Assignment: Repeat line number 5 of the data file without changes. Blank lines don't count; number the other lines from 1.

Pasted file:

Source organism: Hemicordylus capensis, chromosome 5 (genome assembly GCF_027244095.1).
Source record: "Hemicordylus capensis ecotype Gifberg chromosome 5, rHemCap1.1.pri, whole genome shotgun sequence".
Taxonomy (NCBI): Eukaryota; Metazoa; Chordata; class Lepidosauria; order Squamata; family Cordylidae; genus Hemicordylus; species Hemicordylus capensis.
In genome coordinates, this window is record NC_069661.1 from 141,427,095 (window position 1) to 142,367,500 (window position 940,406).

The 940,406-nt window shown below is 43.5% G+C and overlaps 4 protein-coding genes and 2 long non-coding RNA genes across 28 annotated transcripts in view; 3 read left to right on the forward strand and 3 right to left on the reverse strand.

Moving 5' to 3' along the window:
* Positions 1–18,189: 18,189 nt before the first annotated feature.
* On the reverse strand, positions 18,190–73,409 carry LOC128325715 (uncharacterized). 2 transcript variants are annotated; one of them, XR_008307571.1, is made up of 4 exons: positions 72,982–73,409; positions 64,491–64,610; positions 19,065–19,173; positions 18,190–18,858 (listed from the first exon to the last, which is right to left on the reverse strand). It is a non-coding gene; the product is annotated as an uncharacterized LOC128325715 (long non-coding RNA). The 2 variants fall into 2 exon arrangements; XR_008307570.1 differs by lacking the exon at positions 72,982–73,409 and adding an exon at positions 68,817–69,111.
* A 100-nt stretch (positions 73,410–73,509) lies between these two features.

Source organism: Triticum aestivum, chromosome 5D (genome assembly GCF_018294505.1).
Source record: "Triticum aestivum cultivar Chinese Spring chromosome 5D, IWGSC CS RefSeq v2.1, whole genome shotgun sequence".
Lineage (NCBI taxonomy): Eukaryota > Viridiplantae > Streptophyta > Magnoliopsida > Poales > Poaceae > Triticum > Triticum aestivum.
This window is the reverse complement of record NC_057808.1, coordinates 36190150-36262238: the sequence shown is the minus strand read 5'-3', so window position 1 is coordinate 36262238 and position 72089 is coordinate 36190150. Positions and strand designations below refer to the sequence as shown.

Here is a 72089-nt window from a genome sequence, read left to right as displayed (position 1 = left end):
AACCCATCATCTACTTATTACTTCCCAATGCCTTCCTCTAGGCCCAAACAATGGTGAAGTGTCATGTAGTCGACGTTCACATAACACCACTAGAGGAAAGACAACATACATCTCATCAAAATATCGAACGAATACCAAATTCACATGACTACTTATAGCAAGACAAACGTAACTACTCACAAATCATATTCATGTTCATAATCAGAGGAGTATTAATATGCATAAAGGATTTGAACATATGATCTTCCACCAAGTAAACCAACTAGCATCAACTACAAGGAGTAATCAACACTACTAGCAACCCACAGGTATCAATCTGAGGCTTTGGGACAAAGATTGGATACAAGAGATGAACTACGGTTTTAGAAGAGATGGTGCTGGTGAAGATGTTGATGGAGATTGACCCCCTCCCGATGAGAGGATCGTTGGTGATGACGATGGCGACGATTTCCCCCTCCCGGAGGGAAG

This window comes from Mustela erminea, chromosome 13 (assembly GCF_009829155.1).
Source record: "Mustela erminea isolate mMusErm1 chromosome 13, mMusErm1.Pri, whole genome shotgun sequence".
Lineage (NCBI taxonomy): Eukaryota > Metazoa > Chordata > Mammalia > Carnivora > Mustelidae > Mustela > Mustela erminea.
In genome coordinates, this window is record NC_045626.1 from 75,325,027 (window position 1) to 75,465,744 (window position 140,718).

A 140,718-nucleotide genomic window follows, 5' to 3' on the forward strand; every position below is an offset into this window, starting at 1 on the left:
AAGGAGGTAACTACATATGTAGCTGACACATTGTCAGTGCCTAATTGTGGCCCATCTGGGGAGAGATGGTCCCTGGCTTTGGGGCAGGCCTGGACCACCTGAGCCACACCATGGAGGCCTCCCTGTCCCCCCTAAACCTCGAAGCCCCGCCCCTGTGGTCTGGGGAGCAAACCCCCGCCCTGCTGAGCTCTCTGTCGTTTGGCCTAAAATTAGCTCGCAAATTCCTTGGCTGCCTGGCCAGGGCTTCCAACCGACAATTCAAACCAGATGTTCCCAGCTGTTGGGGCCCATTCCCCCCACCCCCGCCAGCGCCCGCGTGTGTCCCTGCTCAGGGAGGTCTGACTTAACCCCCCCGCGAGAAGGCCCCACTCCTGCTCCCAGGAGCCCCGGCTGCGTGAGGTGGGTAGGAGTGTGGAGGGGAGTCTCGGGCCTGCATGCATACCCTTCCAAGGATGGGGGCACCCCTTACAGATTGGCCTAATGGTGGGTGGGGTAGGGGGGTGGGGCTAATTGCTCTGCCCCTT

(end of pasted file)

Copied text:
The 940,406-nt window shown below is 43.5% G+C and overlaps 4 protein-coding genes and 2 long non-coding RNA genes across 28 annotated transcripts in view; 3 read left to right on the forward strand and 3 right to left on the reverse strand.